A third of Arkansas is covered by "exceptional drought," the most intense category of dryness, according to the U.S. Drought Monitor map issued late last week. The "exceptional drought" area is now three times larger than it was the week prior.
In Morrilton, Randy Pettingill had been irrigating corn and soybeans out of the local water utility lagoons, but now, with so little water, that avenue is closed to him, said Kevin VanPelt, Conway County extension agent for the University of Arkansas System Division of Agriculture.
"He told me that if we didn't get some rain soon, that water would be shut off by Aug. 1," VanPelt said, adding that Pettingill sank a well as his Plan B for irrigation. "He was right."
Pettingill said the well produces about 850 gallons an hour, where the lagoon produced 1,300. "You're fighting a losing battle," he said.
"It's been a long summer," he said, and with a chance of rain in Thursday's forecast, "I'll take anything. I don't care if it comes a flood."
Pettingill worries what might happen to next year's crops if the rains don't come later this year.
If the water sources "don't charge back up over the winter, there is a time when you have to ask, 'will it work?'" he said.
Exceptional drought covered 33.64 of the state, up from last week's 11 percent. Much of the area expanded from the Arkansas River Valley in to north-central and through the Ouachita mountains into southwest Arkansas, including all of Cleburne, Conway, Faulkner, Pope, Perry, Newton, Searcy, Stone, Van Buren, and White counties and parts of Baxter, Boone, Carroll, Clark, Grant, Hot Spring, Howard, Independence, Izard, Jackson, Johnson, Logan, Lonoke, Madison, Marion, Montgomery, Prairie, Pike, Polk, Pulaski, Saline, Sevier, Woodruff and Yell counties. In far northeastern Arkansas, most of Clay and parts of Greene counties were also added to the exceptional drought category.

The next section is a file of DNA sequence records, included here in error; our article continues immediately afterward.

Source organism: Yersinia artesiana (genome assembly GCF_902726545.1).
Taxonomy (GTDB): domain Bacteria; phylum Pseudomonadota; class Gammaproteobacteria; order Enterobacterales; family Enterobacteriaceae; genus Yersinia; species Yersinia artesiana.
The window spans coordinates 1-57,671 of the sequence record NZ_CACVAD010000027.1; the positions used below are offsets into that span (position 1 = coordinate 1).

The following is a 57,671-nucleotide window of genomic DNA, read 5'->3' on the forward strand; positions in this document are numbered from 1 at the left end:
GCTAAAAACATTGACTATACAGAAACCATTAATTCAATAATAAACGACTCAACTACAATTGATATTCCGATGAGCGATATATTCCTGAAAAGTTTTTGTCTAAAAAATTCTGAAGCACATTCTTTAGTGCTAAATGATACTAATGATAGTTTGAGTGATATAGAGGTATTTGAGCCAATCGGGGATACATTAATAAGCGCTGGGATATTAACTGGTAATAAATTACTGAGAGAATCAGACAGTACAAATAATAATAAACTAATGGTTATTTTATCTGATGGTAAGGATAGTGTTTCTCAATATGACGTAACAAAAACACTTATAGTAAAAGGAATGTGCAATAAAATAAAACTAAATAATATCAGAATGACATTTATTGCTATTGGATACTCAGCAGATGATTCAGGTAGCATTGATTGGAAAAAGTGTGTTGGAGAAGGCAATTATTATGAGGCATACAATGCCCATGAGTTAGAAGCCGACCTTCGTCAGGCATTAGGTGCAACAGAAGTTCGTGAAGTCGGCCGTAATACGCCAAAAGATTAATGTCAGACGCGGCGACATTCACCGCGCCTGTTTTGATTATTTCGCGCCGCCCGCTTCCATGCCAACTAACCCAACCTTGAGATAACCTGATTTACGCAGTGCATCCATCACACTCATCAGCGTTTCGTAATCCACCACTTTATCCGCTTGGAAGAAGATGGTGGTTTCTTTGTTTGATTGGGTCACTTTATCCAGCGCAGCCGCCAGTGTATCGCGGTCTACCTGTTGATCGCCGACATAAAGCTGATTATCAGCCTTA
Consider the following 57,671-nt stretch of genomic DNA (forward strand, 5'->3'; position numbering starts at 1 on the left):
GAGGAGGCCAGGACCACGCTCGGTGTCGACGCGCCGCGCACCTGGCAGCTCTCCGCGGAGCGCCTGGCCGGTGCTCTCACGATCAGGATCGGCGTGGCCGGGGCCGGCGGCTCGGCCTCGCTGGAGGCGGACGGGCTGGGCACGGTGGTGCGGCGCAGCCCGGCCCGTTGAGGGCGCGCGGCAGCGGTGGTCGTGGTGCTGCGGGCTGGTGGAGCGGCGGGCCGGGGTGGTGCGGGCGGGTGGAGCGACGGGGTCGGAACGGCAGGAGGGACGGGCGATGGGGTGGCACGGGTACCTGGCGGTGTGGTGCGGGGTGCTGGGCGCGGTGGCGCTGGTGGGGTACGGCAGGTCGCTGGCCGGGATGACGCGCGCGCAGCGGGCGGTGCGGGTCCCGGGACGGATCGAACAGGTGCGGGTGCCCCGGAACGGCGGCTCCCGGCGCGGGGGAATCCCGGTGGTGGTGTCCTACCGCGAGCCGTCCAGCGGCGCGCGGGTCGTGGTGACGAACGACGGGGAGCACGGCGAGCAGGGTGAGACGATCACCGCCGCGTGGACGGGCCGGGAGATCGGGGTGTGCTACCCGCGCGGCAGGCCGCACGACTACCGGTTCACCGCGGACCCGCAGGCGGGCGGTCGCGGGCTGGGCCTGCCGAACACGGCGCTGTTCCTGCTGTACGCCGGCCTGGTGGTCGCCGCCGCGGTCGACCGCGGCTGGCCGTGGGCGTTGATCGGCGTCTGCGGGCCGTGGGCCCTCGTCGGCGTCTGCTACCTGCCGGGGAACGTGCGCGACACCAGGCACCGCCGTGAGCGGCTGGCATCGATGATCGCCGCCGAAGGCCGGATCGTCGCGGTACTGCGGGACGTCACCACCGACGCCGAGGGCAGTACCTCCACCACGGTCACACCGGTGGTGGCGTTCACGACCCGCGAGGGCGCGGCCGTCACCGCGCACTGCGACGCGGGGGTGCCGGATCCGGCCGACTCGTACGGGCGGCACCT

Extreme drought, the second most intense category, also increased its hold from 65 percent in last week's map to 76 percent this week. Only a small sliver or Columbia County on the Louisiana border has the least intense category of drought.
The "flash drought" that has rapidly gripped parts of Arkansas and driven the life out of the state's pastures is also drying out stock and irrigation ponds, creeks and rivers. Water tables are declining rapidly, especially in western Arkansas and the Arkansas River Valley.
As of July 7, the Fourche La Fave at Gravelly in Sebastian County was at its lowest level ever. At Houston in Perry County, the Fourche La Fave was at its second lowest level, the National Weather Service said.
"I inherited the old family farm and this is the first time this well has gone dry," said Don Rodgers, president of the Crawford County Cattlemen's Association. "The water table is being depleted rapidly and the ponds are down half or lower. It's scary, but it's the nature of the business."
While cattle producers have been the hardest hit, poultry producers are beginning to feel the drought too, said Susan Watkins, extension poultry specialist for the University of Arkansas System Division of Agriculture. "The heat has been tough on farmers worried about water shortages for their poultry farms," she said. "It's not epidemic, but it is a concern with the drought that surface water sources such as ponds are drying up and with the heat some wells are having trouble keeping up with the required volume for raising big birds and cooling with the evaporative cool cells.
"Many poultry farmers that are currently using municipal or rural water are being asked to go off the systems because the suppliers can't keep up with the demand of the poultry farms and their other customers," Watkins said.
The pressure on water supplies has prompted at least one group of farmers to ask Watkins to give a presentation on above-ground water storage options.
Last year, some in agriculture were comparing the drought to 1980. In 1980, "old timers always compared the drought to 1954," said Brent Griffin, Prairie County extension staff chair for the division of Agriculture. Some are now comparing the current drought to the Dust Bowl days of the 1930s.
"If not for the irrigation implemented since 1980" the picture would be much worse," Griffin said.